Catherine the Great (1729-1796) was the Empress of Russia.
Every weekday, listeners explore the trials, tragedies, and triumphs of groundbreaking women throughout history who have dramatically shaped the world around us. In each 5 minute episode, we’ll dive into the story behind one woman listeners may or may not know -- but definitely should. These diverse women from across space and time are grouped into easily accessible and engaging monthly themes like Pioneers, Dreamers, Villainesses, STEMinists, Warriors & Social Justice Warriors, and many more. Encyclopedia Womannica is hosted by WMN co-founder and award-winning journalist Jenny Kaplan. The bite-sized episodes pack painstakingly researched content into fun, entertaining, and addictive daily adventures.
Encyclopedia Womannica was created by Liz Kaplan and Jenny Kaplan, executive produced by Jenny Kaplan, and produced by Liz Smith, Cinthia Pimentel, and Grace Lynch. Special thanks to Shira Atkins and Edie Allard.
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Hello! From Wonder Media Network, I’m Jenny Kaplan and this is Encyclopedia Womannica.
As we dive into a new year and new decade, we’re taking this month to talk about leaders from throughout history .
Today we’re talking about a woman whose reign ushered in a new era in her country. She reorganized and added to the territory of the Russian Empire. She replenished the country’s coffers and attempted to enact reforms before doubling down on the system of serfdom, increasing the plight of her nation’s poor. Let’s talk about Catherine the Great, Empress of Russia.
Sophie Friederike Auguste, Prinzessin von Anhalt-Zerbst was born on May 2, 1729, in Prussia. She was the daughter of a minor German Prince and her mother was related to the dukes of Holstein.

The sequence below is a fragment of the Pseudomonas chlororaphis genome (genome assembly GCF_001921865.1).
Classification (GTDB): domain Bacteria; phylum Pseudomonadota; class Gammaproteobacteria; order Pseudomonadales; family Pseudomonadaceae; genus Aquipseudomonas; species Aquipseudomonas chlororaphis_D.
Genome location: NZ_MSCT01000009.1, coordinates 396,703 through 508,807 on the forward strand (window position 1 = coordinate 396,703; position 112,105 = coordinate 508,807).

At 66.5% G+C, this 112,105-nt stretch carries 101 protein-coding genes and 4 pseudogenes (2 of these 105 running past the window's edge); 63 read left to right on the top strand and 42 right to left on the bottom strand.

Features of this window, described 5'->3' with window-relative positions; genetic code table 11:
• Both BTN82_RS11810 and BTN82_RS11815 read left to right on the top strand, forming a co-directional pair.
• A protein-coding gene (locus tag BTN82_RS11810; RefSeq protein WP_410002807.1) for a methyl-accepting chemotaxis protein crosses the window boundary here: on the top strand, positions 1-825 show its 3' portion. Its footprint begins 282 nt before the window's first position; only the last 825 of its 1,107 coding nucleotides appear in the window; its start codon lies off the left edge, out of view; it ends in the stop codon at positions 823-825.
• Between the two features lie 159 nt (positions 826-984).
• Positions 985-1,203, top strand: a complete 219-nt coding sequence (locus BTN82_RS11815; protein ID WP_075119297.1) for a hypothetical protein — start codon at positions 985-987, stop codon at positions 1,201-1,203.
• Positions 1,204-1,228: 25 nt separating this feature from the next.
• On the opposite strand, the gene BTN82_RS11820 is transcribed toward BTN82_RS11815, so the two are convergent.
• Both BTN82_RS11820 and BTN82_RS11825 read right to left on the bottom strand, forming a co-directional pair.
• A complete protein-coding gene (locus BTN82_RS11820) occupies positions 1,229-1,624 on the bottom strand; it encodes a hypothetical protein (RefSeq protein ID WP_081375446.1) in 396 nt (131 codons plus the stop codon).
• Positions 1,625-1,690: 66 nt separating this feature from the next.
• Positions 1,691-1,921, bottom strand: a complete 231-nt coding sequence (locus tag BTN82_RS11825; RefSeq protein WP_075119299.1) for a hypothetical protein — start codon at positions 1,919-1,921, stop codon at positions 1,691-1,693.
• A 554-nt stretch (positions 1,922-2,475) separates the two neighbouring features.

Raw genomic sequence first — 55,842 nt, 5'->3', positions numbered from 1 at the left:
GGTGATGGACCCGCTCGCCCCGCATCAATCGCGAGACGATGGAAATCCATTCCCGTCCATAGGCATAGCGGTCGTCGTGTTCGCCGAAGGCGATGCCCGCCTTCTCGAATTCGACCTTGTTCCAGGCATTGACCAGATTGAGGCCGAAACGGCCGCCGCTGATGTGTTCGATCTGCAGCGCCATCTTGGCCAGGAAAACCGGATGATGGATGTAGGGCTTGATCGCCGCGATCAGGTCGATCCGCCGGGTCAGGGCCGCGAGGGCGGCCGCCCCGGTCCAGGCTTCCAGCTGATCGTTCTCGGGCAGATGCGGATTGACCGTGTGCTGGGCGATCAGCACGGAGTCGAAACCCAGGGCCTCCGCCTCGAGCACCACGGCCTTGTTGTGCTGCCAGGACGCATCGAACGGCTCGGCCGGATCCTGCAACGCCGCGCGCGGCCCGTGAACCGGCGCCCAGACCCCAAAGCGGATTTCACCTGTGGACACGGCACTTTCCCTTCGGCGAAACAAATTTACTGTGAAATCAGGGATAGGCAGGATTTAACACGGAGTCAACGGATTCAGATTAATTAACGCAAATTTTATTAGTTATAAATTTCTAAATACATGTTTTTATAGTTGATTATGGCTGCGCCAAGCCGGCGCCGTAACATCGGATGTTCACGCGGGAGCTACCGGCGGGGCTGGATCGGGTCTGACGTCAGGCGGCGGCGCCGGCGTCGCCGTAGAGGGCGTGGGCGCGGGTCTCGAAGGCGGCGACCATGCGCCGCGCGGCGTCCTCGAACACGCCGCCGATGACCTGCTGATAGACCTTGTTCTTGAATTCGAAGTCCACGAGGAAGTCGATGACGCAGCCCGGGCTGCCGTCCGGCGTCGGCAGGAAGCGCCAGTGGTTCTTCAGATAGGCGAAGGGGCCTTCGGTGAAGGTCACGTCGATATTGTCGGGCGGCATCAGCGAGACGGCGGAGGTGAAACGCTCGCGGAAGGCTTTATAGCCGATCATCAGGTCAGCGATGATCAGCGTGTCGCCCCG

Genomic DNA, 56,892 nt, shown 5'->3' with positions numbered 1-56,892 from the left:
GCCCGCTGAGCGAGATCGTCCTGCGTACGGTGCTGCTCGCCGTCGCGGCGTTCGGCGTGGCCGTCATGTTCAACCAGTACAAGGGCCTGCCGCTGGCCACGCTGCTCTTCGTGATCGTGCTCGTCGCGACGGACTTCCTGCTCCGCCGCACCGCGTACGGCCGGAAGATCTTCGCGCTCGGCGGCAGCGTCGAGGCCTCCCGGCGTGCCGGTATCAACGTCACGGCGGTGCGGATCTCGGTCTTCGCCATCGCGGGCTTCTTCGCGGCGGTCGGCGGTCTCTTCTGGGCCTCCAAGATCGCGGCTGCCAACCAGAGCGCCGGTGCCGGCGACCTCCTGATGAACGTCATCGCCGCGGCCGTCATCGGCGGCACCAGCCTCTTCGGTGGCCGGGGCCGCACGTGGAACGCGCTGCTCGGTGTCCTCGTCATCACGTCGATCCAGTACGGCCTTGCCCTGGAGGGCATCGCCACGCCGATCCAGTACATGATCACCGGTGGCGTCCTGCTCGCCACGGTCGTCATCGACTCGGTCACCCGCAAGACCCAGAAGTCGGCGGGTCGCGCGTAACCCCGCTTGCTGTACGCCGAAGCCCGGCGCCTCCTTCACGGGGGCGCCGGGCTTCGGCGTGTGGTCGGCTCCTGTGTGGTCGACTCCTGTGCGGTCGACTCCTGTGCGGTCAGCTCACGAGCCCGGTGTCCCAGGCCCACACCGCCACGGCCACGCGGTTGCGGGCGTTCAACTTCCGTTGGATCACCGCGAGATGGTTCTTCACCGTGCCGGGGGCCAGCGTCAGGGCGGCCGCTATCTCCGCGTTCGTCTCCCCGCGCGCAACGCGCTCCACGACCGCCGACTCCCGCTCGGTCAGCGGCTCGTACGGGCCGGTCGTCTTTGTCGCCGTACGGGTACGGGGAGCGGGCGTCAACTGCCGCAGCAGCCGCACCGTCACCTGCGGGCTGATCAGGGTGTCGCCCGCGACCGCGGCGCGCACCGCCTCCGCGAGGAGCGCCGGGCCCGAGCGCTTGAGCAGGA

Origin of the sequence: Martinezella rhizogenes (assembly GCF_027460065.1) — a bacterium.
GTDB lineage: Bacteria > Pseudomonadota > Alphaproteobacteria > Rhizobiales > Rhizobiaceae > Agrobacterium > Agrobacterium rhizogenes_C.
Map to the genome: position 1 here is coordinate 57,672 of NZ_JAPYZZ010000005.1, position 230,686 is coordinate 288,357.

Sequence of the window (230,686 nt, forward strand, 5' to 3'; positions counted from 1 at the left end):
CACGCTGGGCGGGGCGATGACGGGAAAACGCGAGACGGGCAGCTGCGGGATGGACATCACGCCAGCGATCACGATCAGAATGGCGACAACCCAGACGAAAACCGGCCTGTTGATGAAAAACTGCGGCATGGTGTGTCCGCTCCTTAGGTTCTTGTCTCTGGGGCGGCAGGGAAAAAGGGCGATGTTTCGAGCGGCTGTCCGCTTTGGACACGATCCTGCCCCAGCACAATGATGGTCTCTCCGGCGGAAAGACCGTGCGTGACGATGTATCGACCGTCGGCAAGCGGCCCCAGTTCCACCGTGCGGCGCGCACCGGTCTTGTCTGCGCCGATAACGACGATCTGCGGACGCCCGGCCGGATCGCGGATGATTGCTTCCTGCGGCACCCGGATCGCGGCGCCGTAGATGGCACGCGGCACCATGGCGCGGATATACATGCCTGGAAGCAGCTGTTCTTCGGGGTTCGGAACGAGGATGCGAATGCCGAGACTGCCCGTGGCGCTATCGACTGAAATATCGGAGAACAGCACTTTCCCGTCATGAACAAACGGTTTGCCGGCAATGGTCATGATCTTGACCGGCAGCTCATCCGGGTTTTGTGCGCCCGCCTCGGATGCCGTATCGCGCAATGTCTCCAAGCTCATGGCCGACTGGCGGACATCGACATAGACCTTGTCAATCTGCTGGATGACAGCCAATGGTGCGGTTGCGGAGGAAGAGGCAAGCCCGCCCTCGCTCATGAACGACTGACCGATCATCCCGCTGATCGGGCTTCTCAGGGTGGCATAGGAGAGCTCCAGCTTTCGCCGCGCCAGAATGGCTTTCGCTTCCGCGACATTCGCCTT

After a relatively unexciting childhood, Sophie’s life took a turn when, at age 14, she was chosen to become the wife of Karl Ulrich. Karl’s grandfather was Peter the Great, Czar of Russia, and Karl was his heir.
In 1744, Sophie arrived in Russia and took on the title of Grand Duchess Catherine Aleseyevna. The following year, she married Karl, who was known as the Grand Duke Peter. The marriage was wildly unsuccessful when it came to a loving partnership, but it put Catherine in extremely close proximity to power.
When Catherine and Peter got married, Russia was ruled by Peter the Great’s daughter, Elizabeth. She was Czaress for 20 years. She stabilized rule over the empire, and worked to create a court in Russia akin to those in the rest of Europe.
Catherine was intelligent, charming, and extremely ambitious. After Elizabeth’s death and her husband’s ascension to power, Catherine set in motion a plan to remove Peter and install herself as ruler.
Under Elizabeth’s rule, Russia was allied with France and Austria in the Seven Years’ War against Prussia. When Elizabeth died, Peter withdrew from that war and allied himself with Prussia, officially switching sides mid-fight. Peter foolishly made obvious the fact that he loved his native Germany and disliked Russia, the country over which he ruled. He had very few fans among his people.
Catherine, meanwhile, had gained the affections of the Russian army, royal court, and the public in Moscow and in St. Petersburg. At that time, she was thought of as “enlightened” due to her liberal opinions. On June 28, 1762, Catherine led troops into St. Petersburg and proclaimed herself empress. Her husband Peter abdicated. He was killed 9 days later.
In September 1762, Catherine was crowned in Moscow and began her reign. She would go on to rule Russia for 34 years.
Catherine’s goals as ruler were to make Russia prosperous, powerful, and forward looking. She hoped to spread justice and education throughout the empire and wanted a grand court in the French style . Before rising to power, she even planned to emancipate the serfs, who were essentially slaves who worked the land and were owned by landowners.
Unfortunately , Catherine’s vision didn’t become reality. She quickly realized that her liberal reforms were too far a leap from Russia’s status quo and would cause significant discontent, especially among her supporters in the Russian gentry. She did, however, make other significant moves.
In 1762, Catherine filled the state’s previously empty treasury by taking property from the Russian Orthodox Church. The Church had owned a full third of the land and serfs in Russia, so it was a massive reorganization of power and capital